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Golf Terms – Glossary of Popular Golf Phrases and Terms

August 2020

With such a rich and deep history, it’s no wonder that a wealth of golf terms have built up over the years.

So if you’ve been on the course recently and not had a clue what your partner was talking about, take a look at some of the golf terms below to get clued up.

Although a list of golf terms can be almost be inexhaustible, we have attempted to only add the most common and popular golf terms that you are likely to come across on a typical round.

For your convenience they are listed in alphabetical order.

This article is part of our Golf for Beginners guide.

Popular Golf Phrases


The address means the act of standing behind the ball and taking your hitting position with the club head behind the ball. Once this happens, any movement of the ball will count as a shot.

Air shot

An air shot is when a player addresses the ball, takes a full swing, and misses the ball completely. Please note, this is still counted as a stroke. Also known as a “whiff” or “fresh air”.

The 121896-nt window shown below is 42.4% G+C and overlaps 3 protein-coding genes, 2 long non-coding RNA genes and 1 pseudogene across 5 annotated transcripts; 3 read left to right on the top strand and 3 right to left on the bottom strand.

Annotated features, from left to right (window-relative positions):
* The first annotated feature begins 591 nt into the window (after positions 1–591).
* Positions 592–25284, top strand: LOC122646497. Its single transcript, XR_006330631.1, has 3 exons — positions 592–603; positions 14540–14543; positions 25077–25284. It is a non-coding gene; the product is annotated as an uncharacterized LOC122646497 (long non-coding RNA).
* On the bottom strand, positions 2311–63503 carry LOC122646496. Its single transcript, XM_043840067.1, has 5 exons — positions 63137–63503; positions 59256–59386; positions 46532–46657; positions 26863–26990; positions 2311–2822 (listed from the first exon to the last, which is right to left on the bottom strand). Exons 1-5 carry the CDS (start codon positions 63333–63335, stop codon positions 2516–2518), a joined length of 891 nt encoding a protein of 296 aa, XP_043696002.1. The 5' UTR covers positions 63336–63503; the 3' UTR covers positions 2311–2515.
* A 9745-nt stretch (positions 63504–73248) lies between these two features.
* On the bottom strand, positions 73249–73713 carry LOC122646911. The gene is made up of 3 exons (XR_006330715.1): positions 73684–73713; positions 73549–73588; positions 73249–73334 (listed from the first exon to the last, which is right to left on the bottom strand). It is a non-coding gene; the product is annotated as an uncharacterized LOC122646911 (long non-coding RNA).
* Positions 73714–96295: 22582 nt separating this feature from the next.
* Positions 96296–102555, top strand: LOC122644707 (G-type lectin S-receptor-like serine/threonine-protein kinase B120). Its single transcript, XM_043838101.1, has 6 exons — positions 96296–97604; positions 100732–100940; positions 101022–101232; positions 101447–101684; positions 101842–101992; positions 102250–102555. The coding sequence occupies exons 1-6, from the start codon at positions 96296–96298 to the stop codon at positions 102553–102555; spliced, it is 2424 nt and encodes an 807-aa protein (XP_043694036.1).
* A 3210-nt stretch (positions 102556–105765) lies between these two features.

A term used to describe a hole in which a player gets 3 under par.


A term used to describe a hole in which a player gets 1 under par.


A term used to describe a hole in which a player gets 1 over par.


A golf term describing someone who seemingly plays consistently above their handicap. It is the opposite of sandbagging.

Bump and run

A shot with a low trajectory that is intended to hit the fairway and roll onto the green. Similar to that of a chip shot, but played from a longer distance.

Caddy or Caddie

A person, usually paid, who carries a player’s golf bag and gives advice as to the distance, club needed and lay of the green.


A dogleg is a golf term used to describe a hole in which the fairway is straight for certain length be-fore bending around either to the left or tight.

Double bogey

A term used to describe a hole in which a player gets 2 over par.


A duff shot is a terrible shot. Usually very little contact is made. Sometimes called a shank.


A term used to describe a hole in which a player gets 2 under par.


A term used to describe a hole in which a player scores par.


A fat is a golf term used to describe a players shot when he or she hits the ground/turf a long way before the ball. Often results in a bad shot with loss of distance.


This is a warning shout players give when they hit a ball off course towards other players or spectators.


When a player puts or hits a ball so close to the flag that your opponent believes you cannot miss the put – he or she will give you a gimme. Not allowed in stroke play, but generally used in casual matches.

Green in regulation (GIR)

A player is said to be on the green in regulation if the ball is on the green with two shots left to make par.